OK. You know you need a fishing permit if you want to go after channel catfish in the Rappahannock. Sue Stanley surely had one on 2 October 1992, when she reeled in the largest channel catfish (31 lbs. 6 oz.) ever caught in the Old Dominion. And everybody recognizes that a hunting license is the law if you want to nail a Boone and Crockett trophy deer as my good friend Eddy Webb did out in the Alleghany Mountains many years ago.
But what the heck is a Facility Access Permit? And to a civil war site? Let's quote the latest mandate from Virginia's Department of Game and Inland Fisheries:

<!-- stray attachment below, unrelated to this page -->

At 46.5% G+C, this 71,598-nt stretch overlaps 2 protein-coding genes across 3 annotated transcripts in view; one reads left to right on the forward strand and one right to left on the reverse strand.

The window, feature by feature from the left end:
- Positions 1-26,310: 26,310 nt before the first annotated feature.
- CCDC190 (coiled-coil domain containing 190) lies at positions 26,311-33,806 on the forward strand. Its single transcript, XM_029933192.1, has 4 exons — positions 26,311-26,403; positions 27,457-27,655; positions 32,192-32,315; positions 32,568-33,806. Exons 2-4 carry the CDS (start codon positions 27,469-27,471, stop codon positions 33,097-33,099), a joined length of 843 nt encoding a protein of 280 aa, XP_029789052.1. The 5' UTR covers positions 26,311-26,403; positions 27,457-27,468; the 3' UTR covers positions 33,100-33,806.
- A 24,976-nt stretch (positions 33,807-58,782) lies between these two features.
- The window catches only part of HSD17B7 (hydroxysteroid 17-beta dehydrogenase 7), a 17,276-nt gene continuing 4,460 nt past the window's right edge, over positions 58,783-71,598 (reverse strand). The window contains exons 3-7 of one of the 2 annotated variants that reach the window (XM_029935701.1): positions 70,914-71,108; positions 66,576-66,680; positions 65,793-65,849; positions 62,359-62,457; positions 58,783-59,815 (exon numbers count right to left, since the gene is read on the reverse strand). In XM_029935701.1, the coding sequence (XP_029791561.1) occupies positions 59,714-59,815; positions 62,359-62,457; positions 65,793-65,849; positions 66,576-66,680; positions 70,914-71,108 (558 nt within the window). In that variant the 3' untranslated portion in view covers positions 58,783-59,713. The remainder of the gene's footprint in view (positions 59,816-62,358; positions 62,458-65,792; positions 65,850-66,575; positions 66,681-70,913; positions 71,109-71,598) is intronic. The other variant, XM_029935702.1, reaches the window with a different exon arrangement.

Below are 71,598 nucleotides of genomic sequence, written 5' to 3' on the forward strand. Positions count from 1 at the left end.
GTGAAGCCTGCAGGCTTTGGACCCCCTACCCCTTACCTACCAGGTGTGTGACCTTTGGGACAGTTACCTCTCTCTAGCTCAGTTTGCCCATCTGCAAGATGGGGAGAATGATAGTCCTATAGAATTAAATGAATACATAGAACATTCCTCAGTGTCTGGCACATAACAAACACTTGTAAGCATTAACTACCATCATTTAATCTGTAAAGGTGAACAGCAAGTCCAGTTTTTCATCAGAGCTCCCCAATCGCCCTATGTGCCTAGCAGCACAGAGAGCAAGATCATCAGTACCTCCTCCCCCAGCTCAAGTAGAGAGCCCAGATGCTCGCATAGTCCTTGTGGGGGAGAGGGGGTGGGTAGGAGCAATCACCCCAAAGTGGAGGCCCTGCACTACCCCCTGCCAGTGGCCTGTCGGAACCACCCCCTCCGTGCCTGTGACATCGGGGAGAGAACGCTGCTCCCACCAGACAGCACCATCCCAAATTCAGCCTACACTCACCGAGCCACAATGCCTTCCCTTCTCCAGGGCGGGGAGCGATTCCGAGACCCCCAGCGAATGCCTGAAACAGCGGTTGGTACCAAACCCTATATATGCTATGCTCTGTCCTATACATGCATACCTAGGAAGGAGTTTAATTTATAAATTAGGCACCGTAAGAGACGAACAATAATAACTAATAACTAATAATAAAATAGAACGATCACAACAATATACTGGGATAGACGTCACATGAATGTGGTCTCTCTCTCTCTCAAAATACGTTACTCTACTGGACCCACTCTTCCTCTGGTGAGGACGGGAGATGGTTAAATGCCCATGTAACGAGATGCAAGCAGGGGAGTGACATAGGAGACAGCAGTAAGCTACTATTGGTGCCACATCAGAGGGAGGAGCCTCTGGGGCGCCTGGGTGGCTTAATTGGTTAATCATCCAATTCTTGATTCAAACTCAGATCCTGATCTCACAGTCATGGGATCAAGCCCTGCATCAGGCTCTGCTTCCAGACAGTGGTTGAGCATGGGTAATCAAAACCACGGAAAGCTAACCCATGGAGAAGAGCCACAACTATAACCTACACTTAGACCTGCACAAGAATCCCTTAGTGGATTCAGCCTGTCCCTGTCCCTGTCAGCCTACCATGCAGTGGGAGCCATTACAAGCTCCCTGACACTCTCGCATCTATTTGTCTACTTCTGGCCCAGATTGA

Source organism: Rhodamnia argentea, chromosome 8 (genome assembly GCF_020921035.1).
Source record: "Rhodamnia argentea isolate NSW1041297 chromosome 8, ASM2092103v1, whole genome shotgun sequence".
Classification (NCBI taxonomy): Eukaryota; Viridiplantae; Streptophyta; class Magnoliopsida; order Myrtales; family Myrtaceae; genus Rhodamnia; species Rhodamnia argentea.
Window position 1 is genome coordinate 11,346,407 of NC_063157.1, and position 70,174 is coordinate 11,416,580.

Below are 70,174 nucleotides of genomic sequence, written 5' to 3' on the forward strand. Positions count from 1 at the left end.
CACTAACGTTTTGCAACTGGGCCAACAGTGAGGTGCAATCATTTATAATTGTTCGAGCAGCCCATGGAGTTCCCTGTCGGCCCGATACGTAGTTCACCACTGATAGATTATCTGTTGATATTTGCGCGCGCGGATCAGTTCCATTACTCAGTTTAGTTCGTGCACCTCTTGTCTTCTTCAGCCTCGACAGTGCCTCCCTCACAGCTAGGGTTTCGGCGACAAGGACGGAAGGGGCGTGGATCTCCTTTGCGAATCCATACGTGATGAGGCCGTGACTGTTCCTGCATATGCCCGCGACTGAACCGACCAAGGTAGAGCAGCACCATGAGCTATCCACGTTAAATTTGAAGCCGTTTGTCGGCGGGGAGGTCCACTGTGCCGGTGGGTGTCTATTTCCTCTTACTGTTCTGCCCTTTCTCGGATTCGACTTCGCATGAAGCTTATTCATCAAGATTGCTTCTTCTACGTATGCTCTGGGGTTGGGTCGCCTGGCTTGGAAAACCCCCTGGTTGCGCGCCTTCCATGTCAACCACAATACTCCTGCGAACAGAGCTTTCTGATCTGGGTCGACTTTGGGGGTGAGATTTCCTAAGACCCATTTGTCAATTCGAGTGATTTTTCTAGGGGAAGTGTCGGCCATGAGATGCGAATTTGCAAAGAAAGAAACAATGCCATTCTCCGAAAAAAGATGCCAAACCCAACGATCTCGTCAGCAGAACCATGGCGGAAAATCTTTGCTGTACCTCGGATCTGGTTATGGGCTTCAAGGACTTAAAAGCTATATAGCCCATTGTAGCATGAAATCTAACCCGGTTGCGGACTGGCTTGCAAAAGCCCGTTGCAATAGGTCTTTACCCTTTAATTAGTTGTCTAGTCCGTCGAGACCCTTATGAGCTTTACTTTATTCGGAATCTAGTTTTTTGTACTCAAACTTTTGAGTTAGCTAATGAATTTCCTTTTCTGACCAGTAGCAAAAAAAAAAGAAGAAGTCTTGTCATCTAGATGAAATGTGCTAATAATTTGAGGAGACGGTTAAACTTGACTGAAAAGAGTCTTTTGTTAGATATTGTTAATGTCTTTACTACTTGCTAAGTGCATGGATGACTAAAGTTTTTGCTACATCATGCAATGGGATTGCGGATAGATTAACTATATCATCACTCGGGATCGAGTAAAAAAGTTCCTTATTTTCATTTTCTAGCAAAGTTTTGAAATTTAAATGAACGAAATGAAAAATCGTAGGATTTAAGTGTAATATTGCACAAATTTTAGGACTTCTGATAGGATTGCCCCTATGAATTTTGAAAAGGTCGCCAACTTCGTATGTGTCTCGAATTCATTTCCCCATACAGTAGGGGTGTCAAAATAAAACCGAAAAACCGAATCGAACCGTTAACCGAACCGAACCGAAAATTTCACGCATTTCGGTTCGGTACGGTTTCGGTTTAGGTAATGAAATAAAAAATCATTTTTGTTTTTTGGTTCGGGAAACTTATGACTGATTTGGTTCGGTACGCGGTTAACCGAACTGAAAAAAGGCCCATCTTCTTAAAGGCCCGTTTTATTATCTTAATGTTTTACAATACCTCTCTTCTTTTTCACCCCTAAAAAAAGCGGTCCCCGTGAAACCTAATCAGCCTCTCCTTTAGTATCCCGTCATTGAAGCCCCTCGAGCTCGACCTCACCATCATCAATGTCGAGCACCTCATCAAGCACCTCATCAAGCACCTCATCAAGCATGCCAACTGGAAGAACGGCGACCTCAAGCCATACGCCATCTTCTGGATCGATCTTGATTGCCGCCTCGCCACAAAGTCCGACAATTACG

Effective January 1, 2012, a Facility Access Permit will be required when using any Department-owned Wildlife Management Area or Fishing Lake. Such permit shall not be required for any person holding a valid hunting, fishing or trapping license or a current certificate of boat registration issued by the Department or persons 16 years of age or younger. The Facility Access Permit requirement does not apply to Department owned boat ramps or segments of the Appalachian Trail on Department-owned land. The permit fee is $4 for a daily permit or $23 for an annual permit and may be purchased online or at any license agent.
Forget guns, bows, or fishing rods. Now, you’re going to have to pay just to hike anything the WMA controls. Even if you just want to shoot pictures of pretty flowers. Or visit the solitary monument marking the spot where Major John Pelham was mortally wounded in the Battle of Kelly’s Ford on 17 March 1863.